Generally speaking, when a politician goes on television and says he is creating a special task force to look at a product, you know what happened; someone wrote about it in the New York Times and someone did a poll and someone else told him it would look presidential to be bold.

And then someone in the environmental movement will invoke DDT. Really, the EPA was not created 40 years ago to protect us from corporations and their chemicals, it was created to stop science policy from being done by anecdote, like happened with DDT. But the EPA is still a political body at the top, so when the president tells his appointed employee that he wants to call a special scientific panel on a topic, they are going to salute and be on the way. Then a bureaucrat is going to tell career scientists at the EPA to do a bunch of new work, even if they just finished doing it it a year ago.

That's not scientific governance, it's seagull management, where someone flies in, makes a lot of noise, craps all over everything, and flies back out. But that's reality and in this case, it may be a benefit. Because 4 years from now when a plan is drafted, we probably won't have a bee problem any more.

Bee Movie. Link:

The president declared he wants to protect bees. Hey, I am all for protecting bees, they are an indicator species, they are pollinators and a valuable part of the ecosystem. But protect them from what? Winter? They aren't dying off in droves, this has been well-covered, here and here and here, and then on Forbes and too many places to count

Bees are dying in one region of Europe but in the 11 countries where 75% of the bees are, they are not - that means it can't be the pesticide everyone uses. France being France banned it for corn seeds - but then says people can spray it. Why? Because they took anecdotal evidence about bee deaths and matched them to places where seeds were sprayed with neonics.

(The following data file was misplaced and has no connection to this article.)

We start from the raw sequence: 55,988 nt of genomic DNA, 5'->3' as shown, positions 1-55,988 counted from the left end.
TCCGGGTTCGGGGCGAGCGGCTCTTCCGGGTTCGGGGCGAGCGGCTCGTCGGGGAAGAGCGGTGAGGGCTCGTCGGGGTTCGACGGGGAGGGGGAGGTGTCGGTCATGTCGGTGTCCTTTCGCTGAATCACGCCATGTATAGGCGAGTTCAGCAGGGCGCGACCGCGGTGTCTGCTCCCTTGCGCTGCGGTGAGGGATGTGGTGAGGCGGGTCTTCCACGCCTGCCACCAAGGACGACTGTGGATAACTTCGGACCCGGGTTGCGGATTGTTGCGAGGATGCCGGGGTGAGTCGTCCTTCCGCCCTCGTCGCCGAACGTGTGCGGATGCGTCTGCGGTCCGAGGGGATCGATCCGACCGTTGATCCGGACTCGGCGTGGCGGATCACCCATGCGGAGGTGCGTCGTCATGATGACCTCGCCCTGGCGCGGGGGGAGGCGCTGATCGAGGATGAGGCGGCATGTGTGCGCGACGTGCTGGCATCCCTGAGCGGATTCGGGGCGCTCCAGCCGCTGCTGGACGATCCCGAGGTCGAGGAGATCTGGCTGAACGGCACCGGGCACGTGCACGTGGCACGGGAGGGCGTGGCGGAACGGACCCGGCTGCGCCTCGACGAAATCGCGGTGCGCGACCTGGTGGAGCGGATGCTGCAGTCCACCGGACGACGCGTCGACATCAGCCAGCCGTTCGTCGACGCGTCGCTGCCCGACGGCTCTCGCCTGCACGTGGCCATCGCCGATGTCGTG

Because the president is now involved, environmentalists are doing a full-court press, and farmers rely on food for their livelihood, so they certainly want to know real answers. Mike Adams, host of the nationwide Agri-Talk radio program, had me on again to help separate reality from Bee-S. I can't take credit for that Bee-S thing, that was American Council on Science And Health when they linked to my last article. You can listen below:

The take home messages

(1) Neonics are systemic pesticides, they are taken up by the whole plant. That is far better than a contact pesticide, which stays only on the surface. Neonics have led to reduced pesticides because it needs fewer applications. That has been really terrific for the environment.

(2) Science keeps food reasonable in cost. American people can afford to be fat, something not done in the history of the world, for the simple reason that American agriculture has successfully 'dematerialized' in the last few decades: more food on less land with less strain on the environment. Going back to 1990s pesticides would mean a $4 billion hit, higher CO2 emissions due to more intensive farming, and fewer jobs.

I care about the environment, so do you. So does, I believe, the president. By tasking the EPA with coming up with a plan to save the bees, he tasks them with separating fact from fiction.

And that is a good thing, because they are not going to let DDT scientization of politics happen ever again.